A snooker table doused with powder has been resurfaced and is back in play at the world championships amid warnings that security in the sport will need to change.
Sheffield’s famous Crucible arena was invaded by two people on Monday evening, with a man climbing on the table and releasing a packet of dye to a chorus of boos and jeers.
A woman’s attempt to glue herself to the other table was thwarted by quick-thinking referee Olivier Marteel.
Play was suspended as four staff vacuumed the cloth, with master of ceremonies Rob Walker praised for mucking in with rubber gloves and a heavy-duty hoover.
Commentator Stephen Hendry told viewers: “You just hope the cloth can be recovered from that. It caught us all by surprise and then this happens.”
The seven-time champion added: “For me, straight away as a snooker player I am thinking: ‘Is the table recoverable?’ We don’t know what that is on the table.”
But Tuesday’s first-round match between Jack Lisowski and Noppon Saengkham started as planned after the table was recovered overnight.
Just Stop Oil said it was behind the Crucible invasion following similar protests in London when luxury shops were covered in orange paint.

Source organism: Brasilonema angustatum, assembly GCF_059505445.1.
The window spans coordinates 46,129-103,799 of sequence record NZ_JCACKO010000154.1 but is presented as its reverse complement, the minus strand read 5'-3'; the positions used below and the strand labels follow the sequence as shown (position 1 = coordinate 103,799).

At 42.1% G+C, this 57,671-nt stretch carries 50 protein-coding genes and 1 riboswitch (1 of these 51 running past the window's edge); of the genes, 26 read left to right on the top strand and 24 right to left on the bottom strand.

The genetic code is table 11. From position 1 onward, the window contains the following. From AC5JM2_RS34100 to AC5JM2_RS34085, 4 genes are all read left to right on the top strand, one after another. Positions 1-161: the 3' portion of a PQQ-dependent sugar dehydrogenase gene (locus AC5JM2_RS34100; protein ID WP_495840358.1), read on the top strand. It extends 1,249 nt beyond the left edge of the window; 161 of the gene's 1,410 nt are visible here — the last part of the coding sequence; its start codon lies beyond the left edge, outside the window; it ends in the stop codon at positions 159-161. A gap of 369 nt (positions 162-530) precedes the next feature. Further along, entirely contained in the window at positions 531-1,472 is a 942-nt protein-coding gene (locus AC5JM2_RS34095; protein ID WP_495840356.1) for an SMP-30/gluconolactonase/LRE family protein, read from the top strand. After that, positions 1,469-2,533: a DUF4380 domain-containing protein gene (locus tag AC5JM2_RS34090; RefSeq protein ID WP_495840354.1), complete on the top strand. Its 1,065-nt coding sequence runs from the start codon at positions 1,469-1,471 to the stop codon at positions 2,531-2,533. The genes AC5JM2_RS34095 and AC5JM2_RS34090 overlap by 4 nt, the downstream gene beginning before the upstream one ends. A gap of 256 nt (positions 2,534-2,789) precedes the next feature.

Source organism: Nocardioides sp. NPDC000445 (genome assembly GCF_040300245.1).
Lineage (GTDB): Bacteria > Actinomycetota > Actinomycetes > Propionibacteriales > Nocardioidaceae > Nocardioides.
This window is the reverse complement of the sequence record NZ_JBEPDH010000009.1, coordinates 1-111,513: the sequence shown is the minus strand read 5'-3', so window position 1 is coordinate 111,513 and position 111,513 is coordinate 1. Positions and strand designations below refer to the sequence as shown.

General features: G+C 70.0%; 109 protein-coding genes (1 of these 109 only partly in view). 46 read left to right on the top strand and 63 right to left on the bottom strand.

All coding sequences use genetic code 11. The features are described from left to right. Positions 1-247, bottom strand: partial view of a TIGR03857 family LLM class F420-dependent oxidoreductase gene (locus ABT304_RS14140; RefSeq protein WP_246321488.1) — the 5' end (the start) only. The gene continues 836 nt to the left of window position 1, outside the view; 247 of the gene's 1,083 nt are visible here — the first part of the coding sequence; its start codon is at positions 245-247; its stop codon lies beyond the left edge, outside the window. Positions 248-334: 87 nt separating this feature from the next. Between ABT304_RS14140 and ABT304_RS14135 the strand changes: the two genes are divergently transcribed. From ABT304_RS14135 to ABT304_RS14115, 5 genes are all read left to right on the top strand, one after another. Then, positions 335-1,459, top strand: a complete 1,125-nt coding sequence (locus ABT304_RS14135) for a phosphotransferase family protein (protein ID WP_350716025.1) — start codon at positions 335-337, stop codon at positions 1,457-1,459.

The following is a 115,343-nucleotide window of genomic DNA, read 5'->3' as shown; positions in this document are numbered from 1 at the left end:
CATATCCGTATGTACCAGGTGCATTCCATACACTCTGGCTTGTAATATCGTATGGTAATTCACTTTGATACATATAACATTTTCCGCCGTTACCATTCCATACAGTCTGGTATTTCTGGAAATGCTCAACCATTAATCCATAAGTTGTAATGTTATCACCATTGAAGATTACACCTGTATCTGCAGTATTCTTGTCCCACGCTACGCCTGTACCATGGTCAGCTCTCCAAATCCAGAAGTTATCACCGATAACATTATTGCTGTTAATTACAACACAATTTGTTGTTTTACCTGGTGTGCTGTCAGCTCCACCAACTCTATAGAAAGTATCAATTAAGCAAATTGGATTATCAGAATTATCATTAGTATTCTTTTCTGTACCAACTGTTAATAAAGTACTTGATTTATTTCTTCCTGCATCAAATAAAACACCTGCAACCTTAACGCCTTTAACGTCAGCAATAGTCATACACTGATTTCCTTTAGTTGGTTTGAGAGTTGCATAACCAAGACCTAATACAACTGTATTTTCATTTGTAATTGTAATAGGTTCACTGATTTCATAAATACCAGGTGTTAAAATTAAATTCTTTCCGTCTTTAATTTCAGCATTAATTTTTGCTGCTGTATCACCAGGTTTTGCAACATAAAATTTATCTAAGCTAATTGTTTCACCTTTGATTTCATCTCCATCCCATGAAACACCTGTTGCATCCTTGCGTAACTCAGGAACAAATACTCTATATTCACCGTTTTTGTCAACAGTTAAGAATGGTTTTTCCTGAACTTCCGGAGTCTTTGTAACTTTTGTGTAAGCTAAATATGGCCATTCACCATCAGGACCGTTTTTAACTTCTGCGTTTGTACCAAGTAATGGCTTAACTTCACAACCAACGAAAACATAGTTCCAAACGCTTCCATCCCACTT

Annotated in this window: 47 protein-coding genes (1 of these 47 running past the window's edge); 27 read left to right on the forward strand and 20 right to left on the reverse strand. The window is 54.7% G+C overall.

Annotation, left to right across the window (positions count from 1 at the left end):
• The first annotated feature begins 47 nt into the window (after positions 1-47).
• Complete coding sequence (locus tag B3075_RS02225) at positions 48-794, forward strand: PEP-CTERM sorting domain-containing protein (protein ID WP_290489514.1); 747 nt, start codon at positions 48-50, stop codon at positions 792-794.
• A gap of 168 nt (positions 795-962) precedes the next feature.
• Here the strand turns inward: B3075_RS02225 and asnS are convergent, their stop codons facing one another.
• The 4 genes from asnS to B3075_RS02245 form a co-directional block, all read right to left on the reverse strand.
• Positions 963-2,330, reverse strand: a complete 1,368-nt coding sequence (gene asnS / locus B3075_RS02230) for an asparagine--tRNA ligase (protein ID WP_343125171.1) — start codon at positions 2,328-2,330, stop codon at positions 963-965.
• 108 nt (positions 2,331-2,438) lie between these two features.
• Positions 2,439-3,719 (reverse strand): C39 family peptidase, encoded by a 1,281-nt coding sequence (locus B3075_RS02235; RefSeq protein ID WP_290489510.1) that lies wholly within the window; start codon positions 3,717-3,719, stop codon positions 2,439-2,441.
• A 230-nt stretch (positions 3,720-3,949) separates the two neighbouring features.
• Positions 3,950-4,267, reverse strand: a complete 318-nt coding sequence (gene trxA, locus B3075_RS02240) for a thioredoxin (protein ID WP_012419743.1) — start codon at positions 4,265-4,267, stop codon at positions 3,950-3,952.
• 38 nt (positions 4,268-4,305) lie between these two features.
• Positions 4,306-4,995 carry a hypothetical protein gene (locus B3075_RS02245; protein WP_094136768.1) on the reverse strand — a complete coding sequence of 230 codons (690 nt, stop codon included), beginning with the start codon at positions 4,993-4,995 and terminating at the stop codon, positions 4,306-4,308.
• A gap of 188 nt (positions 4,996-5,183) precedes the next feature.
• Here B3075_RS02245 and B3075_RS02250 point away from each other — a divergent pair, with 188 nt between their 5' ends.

The protest group said the demonstrators were Exeter University student Eddie Whittingham, 25, and Margaret Reid, 52, a former museum professional from Kendal, Cumbria.
A man and a woman were arrested on suspicion of criminal damage, South Yorkshire Police said.
Concerns over snooker security
Mark Allen, who was on the other table playing Fan Zhengyi, described the kafuffle in the normally serene Crucible arena.
“I heard a bang, that I thought it was on the other table, and then I turned round and there was a woman on my table,” said the Northern Irish player.
“It could have been a lot worse – you saw what happened on the other table and how much disruption it caused.
“I feel like even talking about it is giving them airtime they don’t deserve because they are just idiots. What are they trying to gain from what they have done? I am sure there are better ways to get their point across.”
Snooker events have fairly unobtrusive security with the audience very close to players – but measures at the 980-capacity Crucible and other events could now be tightened.
The former chairman of the World Snooker Tour, Barry Hearn, said the sport was an “easy target” but that he wasn’t surprised it had been targeted.
“Something that is so accessible like the Crucible. So small, so private – you can reach out and almost shake hands with the players,” he told BBC Radio 5 Live.
Former world champion Shaun Murphy also said tournaments would need to change their arrangements.
“I have been saying for a long time that security protocols and access are too weak,” he told the station.
“Snooker is a soft target and I would hate it, but I see it as an inevitability for the relationship between fans and sport to change.”
Monday’s stunt followed over a hundred arrests of animal rights activists at the Grand National on Saturday as they tried to invade the Aintree course and disrupt the race.